Tuesday, February 23, 2010

FDIC on its knees 

There have been 20 bank failures so far in 2010, and 188 since the turning of the credit cycle in 2007. There remain more than 600 banks on the 'unofficial problem bank list,' and the list isn't getting shorter.

The FDIC announces its bank seizures on Friday evening, and thus stays out of the public consciousness, but whether people are aware of it or not the FDIC is eating a lot of bank losses.

It shouldn't be surprising that the FDIC is seeking more credit, and since this is America, no one should be surprised at how it is trying to get it. (Next thing you know they'll be sponsoring American Idol.)


By Blogger Cardinalpark, at Tue Feb 23, 08:39:00 AM:

The FDIC has also made it unattractive to provide new capital to the failed banks by limiting leverage and basically telling private equity capital to pound sound. Then they've insulted those of us who do that by calling us evil to boot.

So F'em.  

By Anonymous Anonymous, at Tue Feb 23, 09:47:00 AM:

Do not accept the bank failure data as factual. Remember, we are dealing with Chicago thugs here. Each transaction represents a real opportunity for a "friend" to make big bucks.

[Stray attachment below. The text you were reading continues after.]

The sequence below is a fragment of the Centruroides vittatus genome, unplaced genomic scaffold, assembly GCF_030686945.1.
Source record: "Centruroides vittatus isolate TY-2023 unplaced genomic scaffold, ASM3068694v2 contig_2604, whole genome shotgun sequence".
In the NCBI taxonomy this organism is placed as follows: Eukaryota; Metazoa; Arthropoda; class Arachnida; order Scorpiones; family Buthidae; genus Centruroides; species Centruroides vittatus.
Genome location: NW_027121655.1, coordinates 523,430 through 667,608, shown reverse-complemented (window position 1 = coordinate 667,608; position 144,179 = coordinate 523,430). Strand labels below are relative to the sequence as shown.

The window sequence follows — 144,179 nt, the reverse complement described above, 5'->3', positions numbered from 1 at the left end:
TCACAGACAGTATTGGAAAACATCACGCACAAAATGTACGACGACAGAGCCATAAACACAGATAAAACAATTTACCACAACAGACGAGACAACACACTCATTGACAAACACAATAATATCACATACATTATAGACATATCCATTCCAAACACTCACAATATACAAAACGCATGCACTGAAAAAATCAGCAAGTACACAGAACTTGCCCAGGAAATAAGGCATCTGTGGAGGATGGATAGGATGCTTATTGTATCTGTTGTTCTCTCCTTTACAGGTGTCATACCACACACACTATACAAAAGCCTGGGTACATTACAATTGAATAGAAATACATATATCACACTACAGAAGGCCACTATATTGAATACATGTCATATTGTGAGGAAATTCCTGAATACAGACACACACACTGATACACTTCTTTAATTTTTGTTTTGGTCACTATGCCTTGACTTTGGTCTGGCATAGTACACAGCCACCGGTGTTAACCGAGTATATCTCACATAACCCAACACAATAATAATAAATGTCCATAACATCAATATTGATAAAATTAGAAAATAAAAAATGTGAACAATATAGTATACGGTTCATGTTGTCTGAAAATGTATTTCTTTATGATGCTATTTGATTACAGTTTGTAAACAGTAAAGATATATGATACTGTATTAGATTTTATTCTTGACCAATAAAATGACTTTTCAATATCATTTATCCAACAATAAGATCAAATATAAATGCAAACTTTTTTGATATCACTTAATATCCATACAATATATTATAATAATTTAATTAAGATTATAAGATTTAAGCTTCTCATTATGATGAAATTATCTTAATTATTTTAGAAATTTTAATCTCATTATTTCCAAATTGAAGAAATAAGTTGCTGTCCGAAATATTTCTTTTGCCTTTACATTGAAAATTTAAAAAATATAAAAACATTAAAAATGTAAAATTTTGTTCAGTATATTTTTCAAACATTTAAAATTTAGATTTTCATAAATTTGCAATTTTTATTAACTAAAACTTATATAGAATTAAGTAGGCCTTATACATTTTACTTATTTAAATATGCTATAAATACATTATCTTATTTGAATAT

For example, last year, I had shares of PFF Bancorp, a retail bank in LA. It was failing and was purchased by a larger west coast bank at a price nicely above my purchase price. The Friday before the acquisition date, the feds closed the place and the deal fell through.
PFF found/had a white knight; there was no need to use public money to protect the PFF depositors. But, the FDIC did, costing me money but probably saving the purchasing bank a fortune. Why? Don't know but these are Chicago thugs!  

By Anonymous Anonymous, at Tue Feb 23, 11:17:00 AM:

CV--the FDIC finally admits it is officially insolvent.


There is no bottom in sight to this deflationary spiral. Stock market speculation driven by negative interest rates for banks is the only thing keeping this rickety ship afloat now. When that bubble bursts, as all bubbles do, this whole thing goes down.  

By Blogger randian, at Wed Feb 24, 12:17:00 AM:

It doesn't seem as bad as the S&L bailout, yet.

Is a non-FDIC bank legal? I have a bizarre notion about starting one.  

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